We are all familiar with the theatrical bobbing and weaving and exaggerated arm movements that pass for orchestra conducting these days. Modern conductors remind me of nothing so much as Mickey Mouse in Fantasia, mimicking the extremely dramatic style of Leopold Stokowski as he conducts an army of brooms carrying pails of water. All of that modern dance on the podium has virtually nothing to do with the actual music making of the instrumentalists, of course. Now, I am sympathetic with the conductors. After all, they never get to actually make music. The lowliest second violinist in the last chair is contributing more sound than the conductor.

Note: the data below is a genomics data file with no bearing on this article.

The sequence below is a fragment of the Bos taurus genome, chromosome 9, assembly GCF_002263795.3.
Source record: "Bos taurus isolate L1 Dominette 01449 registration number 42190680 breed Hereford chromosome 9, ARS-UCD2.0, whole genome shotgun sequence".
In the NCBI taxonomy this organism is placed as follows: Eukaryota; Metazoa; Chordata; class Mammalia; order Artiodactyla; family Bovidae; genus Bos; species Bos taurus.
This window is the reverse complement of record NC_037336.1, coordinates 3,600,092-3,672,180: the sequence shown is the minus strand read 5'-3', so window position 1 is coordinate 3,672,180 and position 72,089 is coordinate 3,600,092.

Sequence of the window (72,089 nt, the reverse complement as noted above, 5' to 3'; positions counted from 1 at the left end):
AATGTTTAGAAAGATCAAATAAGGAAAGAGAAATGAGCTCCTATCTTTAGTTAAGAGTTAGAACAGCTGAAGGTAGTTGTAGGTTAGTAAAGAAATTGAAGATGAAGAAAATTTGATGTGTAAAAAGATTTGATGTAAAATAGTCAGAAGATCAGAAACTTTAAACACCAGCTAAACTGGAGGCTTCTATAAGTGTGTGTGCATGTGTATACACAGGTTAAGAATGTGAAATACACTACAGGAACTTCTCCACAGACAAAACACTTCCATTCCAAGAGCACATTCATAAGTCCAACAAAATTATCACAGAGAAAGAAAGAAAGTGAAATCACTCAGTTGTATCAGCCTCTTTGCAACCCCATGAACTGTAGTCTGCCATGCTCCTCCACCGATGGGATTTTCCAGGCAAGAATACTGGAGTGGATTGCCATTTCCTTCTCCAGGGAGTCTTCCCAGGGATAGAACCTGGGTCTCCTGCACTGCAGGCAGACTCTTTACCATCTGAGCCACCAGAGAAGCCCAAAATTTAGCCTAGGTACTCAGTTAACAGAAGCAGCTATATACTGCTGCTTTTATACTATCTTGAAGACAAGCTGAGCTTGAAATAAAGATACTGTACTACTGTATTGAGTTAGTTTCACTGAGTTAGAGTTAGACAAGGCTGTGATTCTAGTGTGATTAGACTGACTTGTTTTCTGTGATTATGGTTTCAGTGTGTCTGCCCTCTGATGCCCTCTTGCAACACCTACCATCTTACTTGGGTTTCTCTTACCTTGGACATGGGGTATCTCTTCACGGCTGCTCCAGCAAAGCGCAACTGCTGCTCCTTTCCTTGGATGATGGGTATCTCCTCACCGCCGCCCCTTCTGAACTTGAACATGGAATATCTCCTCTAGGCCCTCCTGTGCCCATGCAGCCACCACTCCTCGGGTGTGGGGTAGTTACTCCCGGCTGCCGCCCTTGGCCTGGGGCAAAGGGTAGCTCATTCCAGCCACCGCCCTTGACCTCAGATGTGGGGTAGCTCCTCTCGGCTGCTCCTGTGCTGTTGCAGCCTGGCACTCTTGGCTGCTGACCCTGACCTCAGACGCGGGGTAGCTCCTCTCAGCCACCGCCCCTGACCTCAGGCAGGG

This is not to say that the conductor is superfluous. Far from it. It falls to the conductor to choose, and then to elicit, an interpretation of the music, which, as James McGuiggan quite correctly reminds us, is very much more indeed than just playing the notes in time and in tune. A real big league orchestra conductor will have a deep knowledge of the entire score, right down to the last note of every line, and he or she will make a large number of choices, not only about tempo and dynamics [loud or soft, etc.] but about such things as the balance among the several string sections at each point in the piece and even where exactly the wind players will take their breaths. The conductor may decide that there is a place in the music where a passage played by the cellists needs to be heard above the violins and violas, or that a phrase played by the oboist should be unbroken by a breath. Those tiny choices, folded into a professional performance by musicians who can be counted on to play the notes correctly, can dramatically alter the aesthetic quality of the final performance. It is no small thing to master the score of, say, a Beethoven symphony so completely that you can make those choices and communicate them to the musicians. There is a story, perhaps apocryphal, about the legendary conductor of the New York Philharmonic, Arturo Toscanini. As the orchestra was about to begin working on a new piece, the second oboist raised his hand and said "Excuse, me, Maestro, but I am not certain I can play today. The B-flat key on my oboe is broken." Toscanini paused for a moment, looked off into the middle distance, and replied, "It is all right. You do not have a B-flat."